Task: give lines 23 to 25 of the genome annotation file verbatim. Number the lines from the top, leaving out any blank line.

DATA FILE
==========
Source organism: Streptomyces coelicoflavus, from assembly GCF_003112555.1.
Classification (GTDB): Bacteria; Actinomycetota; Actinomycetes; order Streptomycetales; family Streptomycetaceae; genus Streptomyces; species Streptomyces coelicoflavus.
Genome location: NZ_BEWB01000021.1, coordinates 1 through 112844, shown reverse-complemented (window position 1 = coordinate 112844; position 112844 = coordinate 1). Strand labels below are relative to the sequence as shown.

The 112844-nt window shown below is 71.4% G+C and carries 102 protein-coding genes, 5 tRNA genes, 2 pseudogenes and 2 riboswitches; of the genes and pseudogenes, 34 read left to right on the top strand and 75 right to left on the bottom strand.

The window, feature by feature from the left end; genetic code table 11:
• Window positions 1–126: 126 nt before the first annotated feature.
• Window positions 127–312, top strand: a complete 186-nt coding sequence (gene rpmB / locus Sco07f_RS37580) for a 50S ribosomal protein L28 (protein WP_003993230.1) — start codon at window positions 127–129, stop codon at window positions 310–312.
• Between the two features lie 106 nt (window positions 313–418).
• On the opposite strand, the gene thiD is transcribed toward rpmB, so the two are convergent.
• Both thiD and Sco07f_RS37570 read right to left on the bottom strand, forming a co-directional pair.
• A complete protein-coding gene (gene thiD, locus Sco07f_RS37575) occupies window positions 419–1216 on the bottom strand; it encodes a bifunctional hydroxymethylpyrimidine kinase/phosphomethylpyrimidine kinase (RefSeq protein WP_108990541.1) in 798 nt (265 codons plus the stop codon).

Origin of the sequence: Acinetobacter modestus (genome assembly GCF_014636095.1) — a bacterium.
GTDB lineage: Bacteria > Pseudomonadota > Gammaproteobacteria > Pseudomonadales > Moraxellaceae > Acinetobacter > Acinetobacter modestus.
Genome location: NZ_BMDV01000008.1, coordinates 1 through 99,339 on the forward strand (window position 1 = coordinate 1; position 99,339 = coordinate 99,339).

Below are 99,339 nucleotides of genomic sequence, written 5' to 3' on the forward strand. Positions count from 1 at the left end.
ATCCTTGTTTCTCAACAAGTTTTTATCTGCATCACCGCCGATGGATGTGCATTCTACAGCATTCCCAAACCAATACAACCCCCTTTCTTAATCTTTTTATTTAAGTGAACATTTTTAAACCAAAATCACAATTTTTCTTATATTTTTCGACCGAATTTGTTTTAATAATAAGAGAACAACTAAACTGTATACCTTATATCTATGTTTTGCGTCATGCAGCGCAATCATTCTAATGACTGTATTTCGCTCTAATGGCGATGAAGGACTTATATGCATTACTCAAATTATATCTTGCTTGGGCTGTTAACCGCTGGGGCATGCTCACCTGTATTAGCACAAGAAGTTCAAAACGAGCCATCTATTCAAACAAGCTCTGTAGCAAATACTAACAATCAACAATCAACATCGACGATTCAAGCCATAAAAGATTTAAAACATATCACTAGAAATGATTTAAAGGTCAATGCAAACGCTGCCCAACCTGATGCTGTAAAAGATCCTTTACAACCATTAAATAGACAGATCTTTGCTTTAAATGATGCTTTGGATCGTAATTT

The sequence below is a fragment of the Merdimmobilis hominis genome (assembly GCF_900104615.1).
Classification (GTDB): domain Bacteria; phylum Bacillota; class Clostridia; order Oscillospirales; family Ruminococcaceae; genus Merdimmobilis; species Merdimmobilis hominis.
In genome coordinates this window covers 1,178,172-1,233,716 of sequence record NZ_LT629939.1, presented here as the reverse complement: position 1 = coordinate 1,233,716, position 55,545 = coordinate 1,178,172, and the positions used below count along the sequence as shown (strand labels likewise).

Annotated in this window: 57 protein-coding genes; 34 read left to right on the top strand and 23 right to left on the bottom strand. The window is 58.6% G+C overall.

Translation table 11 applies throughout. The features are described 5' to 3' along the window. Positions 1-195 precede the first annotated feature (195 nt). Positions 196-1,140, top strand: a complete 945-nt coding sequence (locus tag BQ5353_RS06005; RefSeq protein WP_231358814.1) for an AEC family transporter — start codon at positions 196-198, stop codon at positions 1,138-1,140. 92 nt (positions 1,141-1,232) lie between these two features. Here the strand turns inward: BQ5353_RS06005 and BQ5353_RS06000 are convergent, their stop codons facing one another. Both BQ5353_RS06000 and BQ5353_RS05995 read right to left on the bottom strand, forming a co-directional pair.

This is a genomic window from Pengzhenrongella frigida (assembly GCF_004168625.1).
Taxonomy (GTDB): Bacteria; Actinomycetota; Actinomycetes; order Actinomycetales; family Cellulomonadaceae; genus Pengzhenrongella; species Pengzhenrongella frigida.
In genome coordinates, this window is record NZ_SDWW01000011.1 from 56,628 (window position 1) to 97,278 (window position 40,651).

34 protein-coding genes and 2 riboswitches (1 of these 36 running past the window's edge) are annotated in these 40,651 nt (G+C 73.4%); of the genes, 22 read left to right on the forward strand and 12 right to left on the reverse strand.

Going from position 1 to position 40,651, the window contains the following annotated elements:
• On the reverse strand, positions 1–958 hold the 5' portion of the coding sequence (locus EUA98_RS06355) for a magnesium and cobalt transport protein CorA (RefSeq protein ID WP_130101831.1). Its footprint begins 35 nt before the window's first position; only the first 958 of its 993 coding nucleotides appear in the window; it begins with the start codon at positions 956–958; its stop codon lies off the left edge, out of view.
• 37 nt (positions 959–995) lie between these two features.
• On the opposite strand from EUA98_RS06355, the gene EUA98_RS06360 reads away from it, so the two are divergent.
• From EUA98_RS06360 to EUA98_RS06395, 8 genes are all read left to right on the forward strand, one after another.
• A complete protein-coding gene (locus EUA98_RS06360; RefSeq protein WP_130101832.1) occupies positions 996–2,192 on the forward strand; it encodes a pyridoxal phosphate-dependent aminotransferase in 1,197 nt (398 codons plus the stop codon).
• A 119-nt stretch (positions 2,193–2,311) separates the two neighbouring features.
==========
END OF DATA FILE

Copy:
Taxonomy (GTDB): Bacteria; Actinomycetota; Actinomycetes; order Actinomycetales; family Cellulomonadaceae; genus Pengzhenrongella; species Pengzhenrongella frigida.
In genome coordinates, this window is record NZ_SDWW01000011.1 from 56,628 (window position 1) to 97,278 (window position 40,651).

34 protein-coding genes and 2 riboswitches (1 of these 36 running past the window's edge) are annotated in these 40,651 nt (G+C 73.4%); of the genes, 22 read left to right on the forward strand and 12 right to left on the reverse strand.